The picture is much the same elsewhere. According to Viktor Yakushev, former Director at the Agrophysical Research Institute, between 50-70% of Russia’s oil-bearing crop seeds are imported, along with a further 40-50% of its potato and vegetable seeds. And just this week, Inferfax quoted Russian President Vladimir Putin as saying Russia will “allot no less than an additional RUB 5 billion (USD 60.5 million) this year to support seed production and breeding centres.” It seems even Putin is acknowledging that more needs to be done.

This is significant because, as the Ruble devalues, input costs for Russian farmers increases. This could mean some farmers can’t afford high-quality seeds, or are forced to sacrifice the quality of one import (e.g. machinery) for another (e.g. seed).

Price aside, sanctions (both official and self-imposed) mean the usual Western suppliers are avoiding Russia. Whilst food products are immune from sanctions, seeds are not, and some companies have suspended seed exports, which bodes poorly for plantings set to commence within 6-12 months.

Russia may also struggle to source pesticide and pedigree animals, with the impact of the latter particularly pronounced for the dairy industry.

These examples reveal that Fortress Russia is not actually as self-sufficient as it may appear on the surface. With supply of key agricultural inputs disrupted, Russian yields should decline, squandering the gains made since 2014.

Beyond inputs, major manufacturers of agricultural machinery have either withdrawn themselves from the Russian market or paused operations following Russia’s invasion of Ukraine. Notable instances include John Deer, CNH Industrial, Claas, Kubota, and JCB.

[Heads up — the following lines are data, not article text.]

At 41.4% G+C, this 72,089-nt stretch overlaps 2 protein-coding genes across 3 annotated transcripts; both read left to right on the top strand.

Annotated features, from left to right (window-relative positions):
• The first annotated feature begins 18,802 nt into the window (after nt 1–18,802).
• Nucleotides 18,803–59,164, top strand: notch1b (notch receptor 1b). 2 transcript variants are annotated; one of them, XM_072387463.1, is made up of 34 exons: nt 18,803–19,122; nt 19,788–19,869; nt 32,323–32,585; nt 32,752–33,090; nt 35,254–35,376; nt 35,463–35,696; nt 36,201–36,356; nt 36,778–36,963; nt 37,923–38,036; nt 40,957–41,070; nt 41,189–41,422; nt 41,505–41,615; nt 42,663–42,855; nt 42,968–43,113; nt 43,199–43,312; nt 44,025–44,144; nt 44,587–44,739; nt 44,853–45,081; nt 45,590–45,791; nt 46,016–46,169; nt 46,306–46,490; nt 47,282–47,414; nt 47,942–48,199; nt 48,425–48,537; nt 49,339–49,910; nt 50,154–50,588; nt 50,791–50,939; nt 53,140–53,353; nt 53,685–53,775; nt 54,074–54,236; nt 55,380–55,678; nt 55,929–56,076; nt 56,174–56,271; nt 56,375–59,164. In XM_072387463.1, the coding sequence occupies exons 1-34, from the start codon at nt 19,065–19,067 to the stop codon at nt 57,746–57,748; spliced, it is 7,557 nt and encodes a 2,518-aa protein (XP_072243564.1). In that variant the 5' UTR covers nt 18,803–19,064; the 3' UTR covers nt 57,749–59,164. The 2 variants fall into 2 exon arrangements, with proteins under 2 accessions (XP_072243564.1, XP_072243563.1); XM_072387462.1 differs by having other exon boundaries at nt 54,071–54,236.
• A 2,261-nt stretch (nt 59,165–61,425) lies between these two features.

Even if some of the companies recommence operations in Russia, it’ll not be easy for them. Some of these companies, such as Claas, produce their tractors in Russia. However, chip exports should be hit hard with both South Korea and Taiwan, the two largest chip producers in the world, sanctioning Russia.

Of course, Russia can try to start producing its own tractors, but it’s struggled to do so in the past. In fact, a previous attempt saw Russia import the required parts from the Czech Republic.

Even if Russia did improve in this area, sourcing parts internationally could be difficult, or near impossible. It’s also not just limited to tractors and harvesting machinery. The equipment required for milking, cheese production and other agricultural process also comes from overseas.

Some of this equipment could come from China and India, but this alteration would likely take time. Indian and Chinese companies won’t want to be seen as aiding Russia in skirting sanctions. Such large changes will also take longer to implement than regular servicing of machinery would.

That said, it should be a few years until Russia truly feels the impact of reduced ag-tech imports once machinery begins to break and parts need replacing. That said, we may see yields decrease in the coming seasons on the lack of this machinery.

Agricultural Investment at Risk from Economic Decline

Although Russia remains heavily reliant on inputs, significant government investment has helped the country boost yields in recent years.

This investment dwindled through COVID, though, and may not pick up now Russia has invaded Ukraine. Russia’s economy has been hit hard by economic sanctions and reduced international trade. If these issues persist, the government will have less financial power, meaning the farmers will have less support. Are the days of ‘Fortress Russia’ drawing to a close?

Concluding Thoughts

  • Russia’s agricultural industry faces many challenges and shouldn’t escape the current situationunscathed.
  • The industry relies heavily on imports of seeds, livestock, and agricultural machinery.
  • All of these are off the table following Russia’s invasion of Ukraine.
  • Investment in the sector also dropped in COVID and may dwindle with Russia’s economy fighting tostay afloat.
  • This is bad news for Russia, but also the world which had relied on Russian food exports.